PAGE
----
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Houston found its blueprint to beating Golden State in Game 2: Strong defensive pressure on the ball, quick switches and communication on defense, getting out in transition when possible, and starting sets earlier in the shot clock and attacking downhill with James Harden and Chris Paul.

Now can they do that on the road? Against a more focused and sharper Warriors’ team?

That will be the question in the next two games of the Western Conference Finals, and it’s what I discuss in this latest PBT Extra.

Cavaliers cruise past Celtics in Game 3, change complexion of Eastern Conference finals

AP Photo/Tony Dejak
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The Cavaliers were heavy favorites over the Celtics entering the Eastern Conference finals. LeBron James has dominated the East for years, and Cleveland appeared to hit its stride in a sweep of the Raptors last round. Boston was shorthanded and inexperienced.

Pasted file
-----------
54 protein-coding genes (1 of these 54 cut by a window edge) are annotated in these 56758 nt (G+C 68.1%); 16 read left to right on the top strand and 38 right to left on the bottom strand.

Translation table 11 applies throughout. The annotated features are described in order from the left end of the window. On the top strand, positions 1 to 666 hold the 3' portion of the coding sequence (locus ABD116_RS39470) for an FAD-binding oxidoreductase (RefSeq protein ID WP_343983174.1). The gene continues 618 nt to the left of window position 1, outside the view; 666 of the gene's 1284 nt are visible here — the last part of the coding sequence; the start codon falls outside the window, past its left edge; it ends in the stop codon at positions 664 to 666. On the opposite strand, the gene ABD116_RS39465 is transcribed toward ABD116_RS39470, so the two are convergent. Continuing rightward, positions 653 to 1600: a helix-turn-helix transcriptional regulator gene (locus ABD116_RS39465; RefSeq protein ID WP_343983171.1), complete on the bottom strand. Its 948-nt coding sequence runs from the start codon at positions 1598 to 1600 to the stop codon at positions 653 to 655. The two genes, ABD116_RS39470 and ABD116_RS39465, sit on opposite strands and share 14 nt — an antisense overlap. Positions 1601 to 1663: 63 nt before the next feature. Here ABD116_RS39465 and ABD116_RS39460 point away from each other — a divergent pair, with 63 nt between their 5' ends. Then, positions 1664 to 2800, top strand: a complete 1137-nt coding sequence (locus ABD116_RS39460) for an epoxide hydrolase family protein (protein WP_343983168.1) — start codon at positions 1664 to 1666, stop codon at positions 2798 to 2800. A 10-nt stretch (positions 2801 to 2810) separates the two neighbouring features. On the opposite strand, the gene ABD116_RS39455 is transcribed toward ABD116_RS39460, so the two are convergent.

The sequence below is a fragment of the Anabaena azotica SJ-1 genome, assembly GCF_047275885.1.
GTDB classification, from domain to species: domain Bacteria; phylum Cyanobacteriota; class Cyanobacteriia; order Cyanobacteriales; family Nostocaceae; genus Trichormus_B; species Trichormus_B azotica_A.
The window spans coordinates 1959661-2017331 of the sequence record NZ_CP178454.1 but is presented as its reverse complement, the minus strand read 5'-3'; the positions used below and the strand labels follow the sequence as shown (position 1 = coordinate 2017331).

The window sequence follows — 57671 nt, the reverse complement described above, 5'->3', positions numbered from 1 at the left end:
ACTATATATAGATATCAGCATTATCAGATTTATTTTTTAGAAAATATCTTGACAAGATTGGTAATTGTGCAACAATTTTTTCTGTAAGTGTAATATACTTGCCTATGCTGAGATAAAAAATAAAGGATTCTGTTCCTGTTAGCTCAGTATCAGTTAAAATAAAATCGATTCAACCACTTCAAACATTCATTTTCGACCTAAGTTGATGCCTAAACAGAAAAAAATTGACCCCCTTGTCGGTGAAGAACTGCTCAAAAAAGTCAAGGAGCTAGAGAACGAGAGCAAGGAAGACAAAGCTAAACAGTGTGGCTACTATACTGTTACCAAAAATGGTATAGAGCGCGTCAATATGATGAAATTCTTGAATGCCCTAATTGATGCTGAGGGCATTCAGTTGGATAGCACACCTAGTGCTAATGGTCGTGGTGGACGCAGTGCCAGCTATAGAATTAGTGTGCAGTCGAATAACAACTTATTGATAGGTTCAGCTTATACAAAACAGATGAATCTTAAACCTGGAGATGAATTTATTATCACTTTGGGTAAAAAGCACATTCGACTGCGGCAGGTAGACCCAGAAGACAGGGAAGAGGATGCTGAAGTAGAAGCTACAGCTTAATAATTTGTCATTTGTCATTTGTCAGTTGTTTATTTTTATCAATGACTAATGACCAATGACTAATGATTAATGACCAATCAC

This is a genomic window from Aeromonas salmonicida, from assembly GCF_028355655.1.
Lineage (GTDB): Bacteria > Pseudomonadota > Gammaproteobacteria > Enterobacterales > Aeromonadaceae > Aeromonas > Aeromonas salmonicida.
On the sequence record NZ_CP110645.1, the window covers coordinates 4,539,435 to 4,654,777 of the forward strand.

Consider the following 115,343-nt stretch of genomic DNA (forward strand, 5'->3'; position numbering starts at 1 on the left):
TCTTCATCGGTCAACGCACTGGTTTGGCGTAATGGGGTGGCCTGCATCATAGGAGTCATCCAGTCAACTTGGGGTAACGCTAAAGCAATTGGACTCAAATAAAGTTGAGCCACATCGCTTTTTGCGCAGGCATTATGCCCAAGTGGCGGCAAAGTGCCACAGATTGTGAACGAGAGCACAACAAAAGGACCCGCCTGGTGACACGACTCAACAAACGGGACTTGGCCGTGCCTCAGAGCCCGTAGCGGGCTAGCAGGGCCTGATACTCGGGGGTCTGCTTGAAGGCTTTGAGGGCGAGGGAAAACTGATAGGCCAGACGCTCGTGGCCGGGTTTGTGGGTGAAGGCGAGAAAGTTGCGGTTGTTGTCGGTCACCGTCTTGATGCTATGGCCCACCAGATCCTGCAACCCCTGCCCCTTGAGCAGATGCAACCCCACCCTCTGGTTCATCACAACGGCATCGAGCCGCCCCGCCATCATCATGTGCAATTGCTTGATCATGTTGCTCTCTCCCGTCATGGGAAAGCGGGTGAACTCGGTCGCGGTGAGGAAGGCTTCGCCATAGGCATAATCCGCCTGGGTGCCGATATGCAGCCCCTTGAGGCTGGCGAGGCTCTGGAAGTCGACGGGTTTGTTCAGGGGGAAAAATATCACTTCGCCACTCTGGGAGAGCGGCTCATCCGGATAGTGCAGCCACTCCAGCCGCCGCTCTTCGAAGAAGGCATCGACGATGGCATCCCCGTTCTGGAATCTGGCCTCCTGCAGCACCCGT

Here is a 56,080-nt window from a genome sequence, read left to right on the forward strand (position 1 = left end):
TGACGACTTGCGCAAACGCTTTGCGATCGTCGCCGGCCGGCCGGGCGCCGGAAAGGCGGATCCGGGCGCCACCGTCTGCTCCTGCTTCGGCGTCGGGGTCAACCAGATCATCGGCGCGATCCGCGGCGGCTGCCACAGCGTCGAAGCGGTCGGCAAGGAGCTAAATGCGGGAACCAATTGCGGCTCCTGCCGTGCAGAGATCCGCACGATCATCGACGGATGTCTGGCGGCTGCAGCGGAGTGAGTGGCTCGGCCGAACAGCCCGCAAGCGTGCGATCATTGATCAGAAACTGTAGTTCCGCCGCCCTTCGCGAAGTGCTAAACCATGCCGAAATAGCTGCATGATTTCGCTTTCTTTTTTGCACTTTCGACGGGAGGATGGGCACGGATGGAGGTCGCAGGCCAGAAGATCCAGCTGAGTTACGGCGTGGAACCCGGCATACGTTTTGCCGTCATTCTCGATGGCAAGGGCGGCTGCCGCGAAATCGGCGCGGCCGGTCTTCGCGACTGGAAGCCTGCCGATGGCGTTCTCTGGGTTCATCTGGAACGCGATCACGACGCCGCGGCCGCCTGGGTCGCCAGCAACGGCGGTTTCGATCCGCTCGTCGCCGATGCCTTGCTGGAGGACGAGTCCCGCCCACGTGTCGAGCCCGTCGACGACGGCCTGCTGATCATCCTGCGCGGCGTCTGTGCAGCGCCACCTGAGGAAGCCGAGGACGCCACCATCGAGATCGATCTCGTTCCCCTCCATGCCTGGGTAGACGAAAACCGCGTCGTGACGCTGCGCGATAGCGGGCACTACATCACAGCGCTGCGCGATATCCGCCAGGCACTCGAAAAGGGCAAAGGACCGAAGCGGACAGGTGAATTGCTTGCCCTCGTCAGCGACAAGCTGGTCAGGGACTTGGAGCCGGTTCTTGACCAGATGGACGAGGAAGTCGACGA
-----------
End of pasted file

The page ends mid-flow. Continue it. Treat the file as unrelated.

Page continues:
Were the Celtics’ two wins to open the series, as impressive as they were, really enough to override everything else we knew about these teams?

The Cavs walloped Boston in Game 3, 116-86, Saturday. Cleveland now has four of the NBA’s last five 30-point playoff wins – two against the Celtics last year, one over Toronto last round and tonight. (The Cavaliers lost the league’s only other 30-point game between, to the Pacers in the first round.)

Boston still leads the series 2-1, and teams up 2-1 in a best-of-seven series have won it 80% of the time.

But the team up 2-1 is usually the one seen as better entering the series. That isn’t the case here, not with LeBron on the other side. And the leading team usually isn’t so woeful on the road, which will remain a major storyline entering Game 4 Monday in Cleveland.

The Celtics bought themselves margin for error, but they blew a lot of it tonight.

It’d be an oversimplification to say the Cavs just played harder, but they did, and it went along way. They chased loose balls, tightened their defense and moved more off the ball offensively. Cleveland jumped to a 20-4 lead, led by double digits the rest of the way and spent most of the game up by at least 20.

LeBron (27 points, 12 assists, two blocks and two steals) dazzled as a passer and locked in as a defender. He received help from several players:

In a low-resistance effort, Boston didn’t goon up the game at all.

The Cavaliers still have plenty of work ahead to reach their fourth straight NBA Finals, but tonight, they showed a path to advancing. Climbing out of their early series deficit now looks far less intimidating.